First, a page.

We’re at the end of February and with that, the dry weather and low humidity continues. This type of weather can lead to community members suffering from either the common cold or flu. Both illnesses have certain similarities; however, Bayhealth Family Medicine Physician Joseph M. Parise, DO, says there are tell-tale signs as to which illness a patient may have.
Dr. Parise of the Bayhealth Medical Group states the common cold consists of 100 different possible viruses that give you the common cold. “Typically the common cold’s symptoms have less intense symptoms and less serious complications than the flu,” Dr. Parise said.
With the common cold, sufferers may have a runny nose, sore throat, sneezing, mild headache, mild fatigue, and a mild to moderate fever of 100 to 101 degrees. Usually the cold will last three to seven days. To treat a cold, Dr. Parise recommends using mild pain relievers, decongestants and cough medicines. He also suggests drinking plenty of fluids and getting plenty of rest. Antibiotics won’t help.
When it comes to the flu, Dr. Parise said the symptoms are much more intense including aching and soreness, severe headaches, coughing, a runny nose, a high fever of 102 to 104 degrees, fatigue, and shaking chills. “You have no energy whatsoever and the fatigue can last up to two weeks after you start to improve.” Treatment is similar to the cold with the exception that aspirin isn’t recommended for children as it can lead to Reye’s syndrome, a condition that causes swelling in the liver and brain.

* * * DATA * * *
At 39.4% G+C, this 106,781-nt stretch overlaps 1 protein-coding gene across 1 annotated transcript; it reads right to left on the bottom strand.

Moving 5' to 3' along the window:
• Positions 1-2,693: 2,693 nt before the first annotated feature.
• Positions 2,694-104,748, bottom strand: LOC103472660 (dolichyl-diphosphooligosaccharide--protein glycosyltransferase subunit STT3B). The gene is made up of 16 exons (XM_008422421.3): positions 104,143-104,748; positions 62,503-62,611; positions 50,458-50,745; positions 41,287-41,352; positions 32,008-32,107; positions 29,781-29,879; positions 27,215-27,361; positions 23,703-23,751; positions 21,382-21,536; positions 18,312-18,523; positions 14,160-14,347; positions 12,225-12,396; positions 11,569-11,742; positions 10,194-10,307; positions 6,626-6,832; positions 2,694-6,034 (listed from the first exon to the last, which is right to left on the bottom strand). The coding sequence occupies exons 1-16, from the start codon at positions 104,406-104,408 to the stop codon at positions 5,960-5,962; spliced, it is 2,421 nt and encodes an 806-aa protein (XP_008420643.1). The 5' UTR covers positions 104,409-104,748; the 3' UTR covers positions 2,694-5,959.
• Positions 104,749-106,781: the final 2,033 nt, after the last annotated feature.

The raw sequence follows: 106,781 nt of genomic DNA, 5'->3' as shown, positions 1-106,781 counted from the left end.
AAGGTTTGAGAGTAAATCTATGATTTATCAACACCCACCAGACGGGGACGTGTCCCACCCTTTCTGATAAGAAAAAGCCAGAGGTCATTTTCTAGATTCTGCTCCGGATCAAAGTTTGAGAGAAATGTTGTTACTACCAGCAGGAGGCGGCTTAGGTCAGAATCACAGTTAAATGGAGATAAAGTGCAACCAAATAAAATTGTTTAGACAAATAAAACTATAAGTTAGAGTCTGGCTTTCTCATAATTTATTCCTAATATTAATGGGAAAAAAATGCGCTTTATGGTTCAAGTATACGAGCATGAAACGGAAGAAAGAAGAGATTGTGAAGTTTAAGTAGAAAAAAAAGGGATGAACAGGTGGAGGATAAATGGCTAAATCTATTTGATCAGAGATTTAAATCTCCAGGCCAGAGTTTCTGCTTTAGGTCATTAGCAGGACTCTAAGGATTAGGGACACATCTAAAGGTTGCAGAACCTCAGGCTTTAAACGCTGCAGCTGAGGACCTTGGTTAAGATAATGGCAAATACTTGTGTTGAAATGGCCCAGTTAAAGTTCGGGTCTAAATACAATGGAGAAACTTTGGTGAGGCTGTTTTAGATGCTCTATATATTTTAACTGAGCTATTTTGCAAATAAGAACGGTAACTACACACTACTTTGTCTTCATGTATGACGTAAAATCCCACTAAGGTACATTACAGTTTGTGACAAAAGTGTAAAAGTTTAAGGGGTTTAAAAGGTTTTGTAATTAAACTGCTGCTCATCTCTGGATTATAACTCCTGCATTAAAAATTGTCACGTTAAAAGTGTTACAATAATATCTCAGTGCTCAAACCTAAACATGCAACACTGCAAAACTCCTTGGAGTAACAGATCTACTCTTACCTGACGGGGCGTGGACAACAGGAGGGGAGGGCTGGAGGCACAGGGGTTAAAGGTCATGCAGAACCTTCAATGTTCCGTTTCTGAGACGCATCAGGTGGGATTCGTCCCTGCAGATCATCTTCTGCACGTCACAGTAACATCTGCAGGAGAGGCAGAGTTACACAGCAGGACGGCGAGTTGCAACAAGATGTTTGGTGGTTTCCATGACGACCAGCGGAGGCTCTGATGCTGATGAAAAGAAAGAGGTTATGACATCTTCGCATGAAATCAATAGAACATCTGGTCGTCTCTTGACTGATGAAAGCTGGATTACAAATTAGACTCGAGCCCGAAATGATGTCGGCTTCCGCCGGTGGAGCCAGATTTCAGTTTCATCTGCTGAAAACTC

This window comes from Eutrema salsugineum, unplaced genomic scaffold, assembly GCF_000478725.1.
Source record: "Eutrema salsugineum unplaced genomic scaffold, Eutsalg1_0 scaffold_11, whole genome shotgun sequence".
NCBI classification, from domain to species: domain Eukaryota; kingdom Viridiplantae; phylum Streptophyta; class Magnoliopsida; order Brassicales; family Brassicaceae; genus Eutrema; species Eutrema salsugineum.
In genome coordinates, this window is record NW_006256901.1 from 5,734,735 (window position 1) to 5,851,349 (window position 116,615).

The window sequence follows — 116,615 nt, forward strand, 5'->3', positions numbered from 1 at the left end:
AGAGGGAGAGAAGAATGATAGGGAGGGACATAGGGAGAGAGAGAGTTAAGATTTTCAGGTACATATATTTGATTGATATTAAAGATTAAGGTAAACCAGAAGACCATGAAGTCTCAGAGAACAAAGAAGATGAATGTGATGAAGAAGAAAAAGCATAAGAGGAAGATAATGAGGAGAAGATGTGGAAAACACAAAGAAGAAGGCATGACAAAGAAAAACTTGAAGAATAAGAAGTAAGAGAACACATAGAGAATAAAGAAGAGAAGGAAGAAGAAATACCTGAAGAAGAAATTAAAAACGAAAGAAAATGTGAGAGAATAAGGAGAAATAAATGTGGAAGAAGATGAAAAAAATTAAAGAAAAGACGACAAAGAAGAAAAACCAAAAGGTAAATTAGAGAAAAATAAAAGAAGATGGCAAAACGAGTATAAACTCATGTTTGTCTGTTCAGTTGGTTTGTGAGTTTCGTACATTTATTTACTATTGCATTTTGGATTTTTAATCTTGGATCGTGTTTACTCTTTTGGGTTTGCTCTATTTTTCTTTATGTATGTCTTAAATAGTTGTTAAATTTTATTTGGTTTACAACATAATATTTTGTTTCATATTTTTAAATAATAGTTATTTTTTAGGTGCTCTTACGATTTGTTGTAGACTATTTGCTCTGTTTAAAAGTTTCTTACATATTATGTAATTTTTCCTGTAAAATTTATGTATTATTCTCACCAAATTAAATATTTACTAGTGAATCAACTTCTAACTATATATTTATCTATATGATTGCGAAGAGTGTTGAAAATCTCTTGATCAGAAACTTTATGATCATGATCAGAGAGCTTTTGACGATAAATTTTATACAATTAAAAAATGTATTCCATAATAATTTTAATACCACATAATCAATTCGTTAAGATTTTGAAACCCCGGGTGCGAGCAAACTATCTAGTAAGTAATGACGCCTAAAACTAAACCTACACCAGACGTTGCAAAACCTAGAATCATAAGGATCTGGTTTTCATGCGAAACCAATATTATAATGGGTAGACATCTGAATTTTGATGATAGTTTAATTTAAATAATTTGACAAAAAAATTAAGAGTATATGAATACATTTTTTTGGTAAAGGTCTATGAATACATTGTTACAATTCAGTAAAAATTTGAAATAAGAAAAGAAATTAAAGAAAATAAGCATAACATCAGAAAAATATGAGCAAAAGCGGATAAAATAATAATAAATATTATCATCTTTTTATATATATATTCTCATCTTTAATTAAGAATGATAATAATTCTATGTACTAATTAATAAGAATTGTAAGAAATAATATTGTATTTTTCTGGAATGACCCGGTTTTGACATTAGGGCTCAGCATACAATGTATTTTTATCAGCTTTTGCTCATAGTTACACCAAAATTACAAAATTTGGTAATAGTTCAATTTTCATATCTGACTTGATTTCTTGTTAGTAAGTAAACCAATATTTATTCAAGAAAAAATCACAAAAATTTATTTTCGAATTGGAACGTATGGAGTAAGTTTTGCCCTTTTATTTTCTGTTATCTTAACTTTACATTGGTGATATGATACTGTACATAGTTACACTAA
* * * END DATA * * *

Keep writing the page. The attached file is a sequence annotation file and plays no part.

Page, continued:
When should you go see a doctor for the flu or cold? Dr. Parise said if you have a child under six months of age with a fever of 101 degrees or an infant less than 12 weeks old with a fever of 100 degrees, take them to their primary care physician. If you have a chronic disease such as diabetes and have the flu or a cold and the cough gets worse, you should go see your doctor. If you have discolored mucus, this could be a sign of a bacterial infection and should see your family doctor.
To prevent either the cold or the flu, Dr. Parise reminds community members to sneeze and/or cough into their elbow or handkerchief, and to wash your hands regularly. “The most important thing you can do to prevent the flu is to get the flu vaccine,” Dr. Parise said. “The flu shot is recommended in late September, early October; however, you can get the influenza vaccine anytime during flu season.”
To find a physician, call the Bayhealth Physician Referral Service at 1-866-BAY-DOCS, 1-866-229-3627, for a complete listing of providers. For more information families can visit www.bayhealth.org.